A Single Tip on Overcoming Organizational Obstacles

a tip to overcome organizational obstacles

Photo Credit: LaPrimaDonna via Compfight cc

Strangely, this topic is on my mind as a result of listening to a health, wellness, and fitness podcast on overcoming obstacles (The Model Health Show with Shawn Stevenson).

Shawn offers up 5 tips to overcoming any obstacle, regardless of the area of life or business.

When I’m struggling with focus or with obstacles, it is usually because I’ve gotten ‘off message.’

I’ve allowed myself to get distracted or made decisions around tasks or projects that are not in keeping with my chief priorities and goals.

This can happen with me as an insurance salesperson.

It can happen with me as a dad and husband.

It can happen in my faith or with my health.

I forget how I want to fulfill the particular role that I fill, and this inevitably leads to obstacles.

The same situation can happen organizationally.

The One Practice that Leads You Past Obstacles

When obstacles and distraction throw us off organizationally, there’s one habit – a keystone habit – that helps us navigate back to the right path:

Reconnect with your ‘Why’.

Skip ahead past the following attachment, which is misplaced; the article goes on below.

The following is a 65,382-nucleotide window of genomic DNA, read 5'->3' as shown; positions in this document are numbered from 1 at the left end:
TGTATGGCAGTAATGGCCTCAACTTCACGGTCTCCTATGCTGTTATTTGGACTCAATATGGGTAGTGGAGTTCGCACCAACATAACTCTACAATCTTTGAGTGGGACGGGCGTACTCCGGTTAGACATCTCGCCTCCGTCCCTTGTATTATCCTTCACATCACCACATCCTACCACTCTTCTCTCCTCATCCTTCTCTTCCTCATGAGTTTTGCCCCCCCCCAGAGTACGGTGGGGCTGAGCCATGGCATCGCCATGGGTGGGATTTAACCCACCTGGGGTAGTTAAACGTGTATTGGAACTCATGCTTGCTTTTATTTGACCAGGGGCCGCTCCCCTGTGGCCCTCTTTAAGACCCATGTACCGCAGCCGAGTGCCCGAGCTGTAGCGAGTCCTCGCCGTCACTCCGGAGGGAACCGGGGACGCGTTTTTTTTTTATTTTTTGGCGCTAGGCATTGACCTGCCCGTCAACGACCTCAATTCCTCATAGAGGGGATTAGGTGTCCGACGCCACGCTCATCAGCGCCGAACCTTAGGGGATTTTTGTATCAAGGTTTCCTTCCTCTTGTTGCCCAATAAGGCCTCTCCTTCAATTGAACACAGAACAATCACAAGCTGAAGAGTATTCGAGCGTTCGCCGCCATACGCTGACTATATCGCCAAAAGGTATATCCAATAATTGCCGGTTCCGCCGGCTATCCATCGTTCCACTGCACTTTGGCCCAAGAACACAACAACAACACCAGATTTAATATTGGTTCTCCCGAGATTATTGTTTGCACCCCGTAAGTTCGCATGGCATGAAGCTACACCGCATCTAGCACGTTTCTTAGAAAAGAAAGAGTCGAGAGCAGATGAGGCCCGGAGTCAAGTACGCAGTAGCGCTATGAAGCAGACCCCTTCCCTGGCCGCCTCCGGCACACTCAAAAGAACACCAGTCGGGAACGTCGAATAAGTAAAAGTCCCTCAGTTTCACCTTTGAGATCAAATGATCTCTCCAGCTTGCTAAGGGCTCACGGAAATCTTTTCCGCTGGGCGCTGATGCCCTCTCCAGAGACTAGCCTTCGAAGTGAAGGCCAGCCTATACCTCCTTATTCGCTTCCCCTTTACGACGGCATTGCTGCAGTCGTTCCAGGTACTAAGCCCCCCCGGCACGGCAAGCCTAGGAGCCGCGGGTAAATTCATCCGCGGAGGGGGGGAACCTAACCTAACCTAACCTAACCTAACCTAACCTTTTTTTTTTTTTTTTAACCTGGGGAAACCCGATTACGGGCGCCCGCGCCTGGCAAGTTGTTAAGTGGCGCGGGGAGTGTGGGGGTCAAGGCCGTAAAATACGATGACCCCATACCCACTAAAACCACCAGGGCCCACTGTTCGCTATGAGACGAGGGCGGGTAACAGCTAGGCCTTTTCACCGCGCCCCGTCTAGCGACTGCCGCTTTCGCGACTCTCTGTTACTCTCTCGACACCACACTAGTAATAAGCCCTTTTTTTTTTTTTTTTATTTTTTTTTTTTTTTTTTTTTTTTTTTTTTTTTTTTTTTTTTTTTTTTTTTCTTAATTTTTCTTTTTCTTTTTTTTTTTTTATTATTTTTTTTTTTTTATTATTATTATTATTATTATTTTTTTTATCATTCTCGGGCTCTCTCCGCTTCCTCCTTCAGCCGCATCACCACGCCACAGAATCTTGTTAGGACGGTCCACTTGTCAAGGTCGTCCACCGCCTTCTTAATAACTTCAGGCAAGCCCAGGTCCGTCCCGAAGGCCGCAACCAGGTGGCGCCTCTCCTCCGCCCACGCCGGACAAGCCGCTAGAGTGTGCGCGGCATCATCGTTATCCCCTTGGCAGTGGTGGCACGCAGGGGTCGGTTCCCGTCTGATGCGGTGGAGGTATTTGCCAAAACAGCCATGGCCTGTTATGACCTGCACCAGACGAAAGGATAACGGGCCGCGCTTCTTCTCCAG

If your nonprofit has a clear mission and you feel like the whole organization is drifting, be diligent about pulling yourself back by reengaging that mission and the associated core values and principles that your leadership has documented.

If your nonprofit has been clear on these things, then you have what you need to make your way through any obstacle, even if you get bloodied along the way.

[Tweet “Most obstacles are simply competing or difficult decisions that must be made. A clear mission statement often reveals the right course of action.”]

Even if those obstacles are supremely complex and difficult, you can start unraveling the details through the filter of your organization’s primary ‘Why’ and the subsequent principles and values.

Why the ‘Why’ Protects Your Vision

Insurance can only do so much. There’s only so much that a policy can protect you from or provide assistance with. Ultimately, remaining true to why your organization exists is the most thorough risk management practice.

And when I place coverage for a client, it is unbelievably fulfilling to help an organization that is clear and passionate about its mission.

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